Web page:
‘ Do not be silent nor hold your peace.’ (1)
This is the last of the songs by Asaph, typically and consciously historical. The song calls for action against evil. Well, it’s actually against Israel’s enemies; but it’s hard to take a prayer for violent destruction of opponents too literally in the politically correct twenty-first century, especially in light of the new commandments of love.
After many verses of indignant anger, Asaph in verse 16 takes a missionary turn and trusts that enemies will eventually acknowledge God — a rule of love, a peaceful world?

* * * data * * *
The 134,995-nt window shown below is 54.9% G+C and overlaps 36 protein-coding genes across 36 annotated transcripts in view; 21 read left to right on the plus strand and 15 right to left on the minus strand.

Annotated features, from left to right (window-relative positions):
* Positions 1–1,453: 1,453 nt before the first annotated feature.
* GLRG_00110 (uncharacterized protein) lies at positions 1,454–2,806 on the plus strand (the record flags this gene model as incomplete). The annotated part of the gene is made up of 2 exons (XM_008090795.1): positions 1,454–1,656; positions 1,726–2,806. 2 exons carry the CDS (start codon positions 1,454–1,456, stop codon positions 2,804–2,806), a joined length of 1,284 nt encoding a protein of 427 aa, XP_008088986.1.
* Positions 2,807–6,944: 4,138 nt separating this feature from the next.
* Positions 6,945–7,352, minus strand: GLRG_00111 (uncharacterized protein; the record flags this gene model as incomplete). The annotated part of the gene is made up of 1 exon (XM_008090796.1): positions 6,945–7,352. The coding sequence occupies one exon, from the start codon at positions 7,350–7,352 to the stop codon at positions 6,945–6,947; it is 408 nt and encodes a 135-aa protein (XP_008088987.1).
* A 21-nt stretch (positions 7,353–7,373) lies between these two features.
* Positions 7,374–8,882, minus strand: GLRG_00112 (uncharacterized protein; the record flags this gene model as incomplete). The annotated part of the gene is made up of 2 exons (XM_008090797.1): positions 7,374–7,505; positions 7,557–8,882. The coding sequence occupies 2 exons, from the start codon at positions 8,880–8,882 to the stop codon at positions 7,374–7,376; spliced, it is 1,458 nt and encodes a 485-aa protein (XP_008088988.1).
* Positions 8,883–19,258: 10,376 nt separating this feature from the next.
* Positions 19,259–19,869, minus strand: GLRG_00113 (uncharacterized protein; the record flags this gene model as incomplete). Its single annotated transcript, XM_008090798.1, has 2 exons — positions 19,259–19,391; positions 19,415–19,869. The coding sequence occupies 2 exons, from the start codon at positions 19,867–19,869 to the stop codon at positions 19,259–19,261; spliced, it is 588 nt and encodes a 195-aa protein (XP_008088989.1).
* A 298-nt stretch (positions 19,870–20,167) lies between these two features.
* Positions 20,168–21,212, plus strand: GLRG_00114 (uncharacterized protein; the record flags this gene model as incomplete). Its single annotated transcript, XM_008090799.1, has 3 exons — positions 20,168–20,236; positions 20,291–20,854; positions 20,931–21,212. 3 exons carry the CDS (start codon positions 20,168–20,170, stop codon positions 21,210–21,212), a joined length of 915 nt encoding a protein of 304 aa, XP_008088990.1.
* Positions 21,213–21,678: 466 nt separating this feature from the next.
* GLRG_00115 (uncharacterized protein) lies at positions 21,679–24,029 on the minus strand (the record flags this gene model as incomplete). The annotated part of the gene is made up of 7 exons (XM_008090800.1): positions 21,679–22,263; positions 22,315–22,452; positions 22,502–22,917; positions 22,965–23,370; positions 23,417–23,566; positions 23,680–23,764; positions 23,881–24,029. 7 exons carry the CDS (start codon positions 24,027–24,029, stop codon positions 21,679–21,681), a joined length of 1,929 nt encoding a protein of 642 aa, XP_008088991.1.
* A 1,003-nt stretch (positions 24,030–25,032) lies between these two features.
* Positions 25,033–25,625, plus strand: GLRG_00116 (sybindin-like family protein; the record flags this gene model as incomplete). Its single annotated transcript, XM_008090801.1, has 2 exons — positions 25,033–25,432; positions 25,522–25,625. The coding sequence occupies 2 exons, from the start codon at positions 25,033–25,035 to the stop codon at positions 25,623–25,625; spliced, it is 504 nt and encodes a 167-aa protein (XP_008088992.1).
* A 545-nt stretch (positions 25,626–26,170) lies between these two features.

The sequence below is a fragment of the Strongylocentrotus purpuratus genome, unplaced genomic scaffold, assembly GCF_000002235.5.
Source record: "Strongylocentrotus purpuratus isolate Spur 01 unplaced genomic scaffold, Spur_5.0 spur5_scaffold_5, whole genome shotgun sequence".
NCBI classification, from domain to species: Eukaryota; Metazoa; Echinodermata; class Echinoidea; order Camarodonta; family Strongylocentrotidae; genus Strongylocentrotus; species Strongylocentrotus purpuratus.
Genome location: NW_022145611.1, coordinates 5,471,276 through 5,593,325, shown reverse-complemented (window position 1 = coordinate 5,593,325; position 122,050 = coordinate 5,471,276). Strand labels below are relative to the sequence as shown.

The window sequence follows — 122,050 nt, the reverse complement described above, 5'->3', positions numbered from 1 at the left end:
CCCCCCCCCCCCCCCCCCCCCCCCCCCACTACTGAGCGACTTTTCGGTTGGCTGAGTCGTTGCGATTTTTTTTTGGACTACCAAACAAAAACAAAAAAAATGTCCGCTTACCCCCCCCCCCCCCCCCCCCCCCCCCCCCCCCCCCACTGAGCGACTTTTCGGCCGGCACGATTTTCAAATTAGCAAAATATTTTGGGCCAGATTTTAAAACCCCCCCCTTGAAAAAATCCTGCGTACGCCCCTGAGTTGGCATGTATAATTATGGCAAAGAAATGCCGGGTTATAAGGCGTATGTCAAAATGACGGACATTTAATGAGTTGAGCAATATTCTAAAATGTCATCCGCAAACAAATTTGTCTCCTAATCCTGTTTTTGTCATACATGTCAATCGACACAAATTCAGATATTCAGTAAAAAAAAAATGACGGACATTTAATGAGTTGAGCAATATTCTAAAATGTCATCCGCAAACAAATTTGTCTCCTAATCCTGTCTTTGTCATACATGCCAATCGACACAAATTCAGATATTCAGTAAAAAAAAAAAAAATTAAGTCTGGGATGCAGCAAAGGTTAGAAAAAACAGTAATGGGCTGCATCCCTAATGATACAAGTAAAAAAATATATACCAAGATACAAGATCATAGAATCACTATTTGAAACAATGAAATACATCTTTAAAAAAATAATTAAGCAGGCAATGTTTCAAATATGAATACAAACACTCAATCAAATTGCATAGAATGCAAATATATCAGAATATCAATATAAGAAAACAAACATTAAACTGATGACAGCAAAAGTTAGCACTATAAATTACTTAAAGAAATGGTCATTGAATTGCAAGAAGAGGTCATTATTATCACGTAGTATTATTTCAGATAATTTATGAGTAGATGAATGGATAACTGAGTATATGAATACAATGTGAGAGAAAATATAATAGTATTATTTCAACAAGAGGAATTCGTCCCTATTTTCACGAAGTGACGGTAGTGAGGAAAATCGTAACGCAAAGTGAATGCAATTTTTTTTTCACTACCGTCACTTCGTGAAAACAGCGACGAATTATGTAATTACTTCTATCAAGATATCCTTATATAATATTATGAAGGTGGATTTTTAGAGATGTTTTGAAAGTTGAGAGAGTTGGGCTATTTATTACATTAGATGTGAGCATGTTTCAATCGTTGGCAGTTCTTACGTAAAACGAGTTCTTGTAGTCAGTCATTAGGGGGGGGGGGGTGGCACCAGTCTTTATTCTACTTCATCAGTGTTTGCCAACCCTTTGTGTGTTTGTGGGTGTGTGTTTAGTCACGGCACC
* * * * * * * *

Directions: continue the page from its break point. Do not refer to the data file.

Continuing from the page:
Psalm 83 is not in the Lectionary. Why, indeed, find tuneful ways to string together a score of names of people and tribes from a millennia ago, the character and significance of which are largely irrelevant to most of us?
Settings both classical and contemporary are few and far between — surprise! One musical interpretation appears in PFAS; the notes say: ‘Sing angrily’ — and it is quite true that we should be angry against injustice and inaction.